As the value of our F-statistic exceeds the upper bound at the 5% significance level, we can conclude that there is evidence of a long-run relationship between the two time-series (at this level of significance or greater). 

In addition, the t-statistic on EUR(-1) is -2.926. When we look at Table CII (iii) on p.303 of Pesaran et al. (2001), we find that the I(0) and I(1) bounds for the t-statistic at the 10%, 5%, and 1% significance levels are [-2.57 , -2.91], [-2.86 , -3.22], and [-3.43 , -3.82] respectively. At least at the 10% significance level, this result reinforces our conclusion that there is a long-run relationship between EUR and US.

So, here we are at Step 7 and Step 8.

Recalling our preferred unrestricted ECM:


we see that the long-run multiplier between US and EUR is -(0.047134 / (-0.030804)) = 1.53. In the long run, an increase of 1 unit in US will lead to an increase of 1.53 units in EUR.

If we estimate the levels model,

                   EURt = α0 + α1USt + vt       ,

by OLS, and construct the residuals series, {zt}, we can fit a regular (restricted) ECM:


Notice that the coefficient of the error-correction term, zt-1, is negative and very significant. This is what we'd expect if there is cointegration between EUR and US. The magnitude of this coefficient implies that nearly 3% of any disequilibrium between EUR and US is corrected within one period (one month).

This final ECM is dynamically stable:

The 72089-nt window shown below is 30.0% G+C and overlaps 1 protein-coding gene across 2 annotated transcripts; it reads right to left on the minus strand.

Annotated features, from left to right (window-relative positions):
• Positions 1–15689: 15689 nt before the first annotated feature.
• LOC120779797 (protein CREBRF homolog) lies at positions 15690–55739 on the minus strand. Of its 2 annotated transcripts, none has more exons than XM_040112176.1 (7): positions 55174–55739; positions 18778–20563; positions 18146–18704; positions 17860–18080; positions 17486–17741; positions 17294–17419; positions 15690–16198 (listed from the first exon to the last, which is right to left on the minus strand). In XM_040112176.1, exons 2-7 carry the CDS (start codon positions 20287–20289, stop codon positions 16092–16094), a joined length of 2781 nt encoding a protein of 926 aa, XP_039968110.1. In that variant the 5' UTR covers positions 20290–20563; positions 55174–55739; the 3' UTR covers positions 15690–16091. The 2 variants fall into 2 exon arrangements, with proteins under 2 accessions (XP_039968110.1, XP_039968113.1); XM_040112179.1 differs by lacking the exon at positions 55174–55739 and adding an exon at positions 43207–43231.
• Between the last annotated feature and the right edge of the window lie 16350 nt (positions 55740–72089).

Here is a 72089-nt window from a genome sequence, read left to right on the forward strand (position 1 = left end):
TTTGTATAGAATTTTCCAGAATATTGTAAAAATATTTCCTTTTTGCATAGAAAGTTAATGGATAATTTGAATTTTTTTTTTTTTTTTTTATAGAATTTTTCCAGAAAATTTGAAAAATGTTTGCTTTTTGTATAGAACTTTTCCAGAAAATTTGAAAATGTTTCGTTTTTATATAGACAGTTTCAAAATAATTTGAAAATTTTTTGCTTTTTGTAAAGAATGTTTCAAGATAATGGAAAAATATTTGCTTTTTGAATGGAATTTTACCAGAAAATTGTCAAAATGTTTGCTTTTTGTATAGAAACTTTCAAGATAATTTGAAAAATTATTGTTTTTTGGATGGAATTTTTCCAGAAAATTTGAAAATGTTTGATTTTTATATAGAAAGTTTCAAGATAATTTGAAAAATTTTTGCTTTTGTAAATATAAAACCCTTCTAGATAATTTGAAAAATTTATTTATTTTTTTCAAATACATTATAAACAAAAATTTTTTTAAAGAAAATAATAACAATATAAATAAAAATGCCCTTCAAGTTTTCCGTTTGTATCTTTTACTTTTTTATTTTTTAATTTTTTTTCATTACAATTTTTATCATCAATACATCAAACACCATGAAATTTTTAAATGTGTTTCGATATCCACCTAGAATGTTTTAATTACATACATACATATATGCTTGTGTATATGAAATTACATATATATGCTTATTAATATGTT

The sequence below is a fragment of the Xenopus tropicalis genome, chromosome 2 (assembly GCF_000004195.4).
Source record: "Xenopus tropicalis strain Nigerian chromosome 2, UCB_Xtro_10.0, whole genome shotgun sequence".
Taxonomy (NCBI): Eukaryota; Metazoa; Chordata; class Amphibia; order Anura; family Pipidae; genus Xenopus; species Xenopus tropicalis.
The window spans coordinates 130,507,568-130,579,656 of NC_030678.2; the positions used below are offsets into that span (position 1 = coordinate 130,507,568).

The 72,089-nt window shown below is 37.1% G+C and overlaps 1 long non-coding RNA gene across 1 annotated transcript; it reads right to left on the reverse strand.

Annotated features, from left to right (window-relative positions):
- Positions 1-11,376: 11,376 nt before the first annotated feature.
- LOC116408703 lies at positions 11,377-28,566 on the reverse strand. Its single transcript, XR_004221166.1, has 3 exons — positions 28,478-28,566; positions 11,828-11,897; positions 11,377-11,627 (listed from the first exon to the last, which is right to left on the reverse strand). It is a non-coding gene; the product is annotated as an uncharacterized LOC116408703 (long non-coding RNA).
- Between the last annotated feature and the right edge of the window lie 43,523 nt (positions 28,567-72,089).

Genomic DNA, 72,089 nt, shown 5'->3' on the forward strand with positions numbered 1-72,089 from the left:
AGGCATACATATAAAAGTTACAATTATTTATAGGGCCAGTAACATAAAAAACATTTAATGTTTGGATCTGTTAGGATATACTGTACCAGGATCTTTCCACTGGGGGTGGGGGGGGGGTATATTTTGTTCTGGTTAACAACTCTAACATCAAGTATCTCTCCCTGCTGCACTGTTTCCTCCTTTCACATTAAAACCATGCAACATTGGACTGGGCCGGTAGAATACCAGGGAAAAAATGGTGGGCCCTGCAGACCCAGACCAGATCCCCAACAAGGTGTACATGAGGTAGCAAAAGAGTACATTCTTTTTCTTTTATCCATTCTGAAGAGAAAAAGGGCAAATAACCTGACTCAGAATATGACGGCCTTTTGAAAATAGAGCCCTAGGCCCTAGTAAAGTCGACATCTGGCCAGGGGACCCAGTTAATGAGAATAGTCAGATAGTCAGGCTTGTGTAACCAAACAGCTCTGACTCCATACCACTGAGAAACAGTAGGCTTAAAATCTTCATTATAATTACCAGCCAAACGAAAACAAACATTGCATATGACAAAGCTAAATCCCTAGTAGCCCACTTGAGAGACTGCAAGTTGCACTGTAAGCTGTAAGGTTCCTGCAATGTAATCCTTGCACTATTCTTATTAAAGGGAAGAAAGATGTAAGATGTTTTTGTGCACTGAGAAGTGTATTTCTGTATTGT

As none of the roots lie on the X (real) axis, it's clear that we have three complex conjugate pairs of roots. Accordingly, the short-run dynamics associated with the model are quite complicated. This can be seen if we consider the impulse response function associated with a "shock" of one (sample) standard deviation:

Finally, the within-sample fit (in terms of the levels of EUR) is exceptionally good:

In fact, the simple correlations between EUR and the "fitted" EUR series from the unrestricted and regular ECM's are each 0.994, and the correlation between the two fitted series is 0.9999.

So, there we have it - bounds testing with an ARDL model.

[Note: For an important update of this post, relating to EViews 9, see my 2015 post, here.]


References

Pesaran, M. H. and Y. Shin, 1999. An autoregressive distributed lag modelling approach to cointegration analysis. Chapter 11 in S. Strom (ed.), Econometrics and Economic Theory in the 20th Century: The Ragnar Frisch Centennial Symposium. Cambridge University Press, Cambridge. (Discussion Paper version.)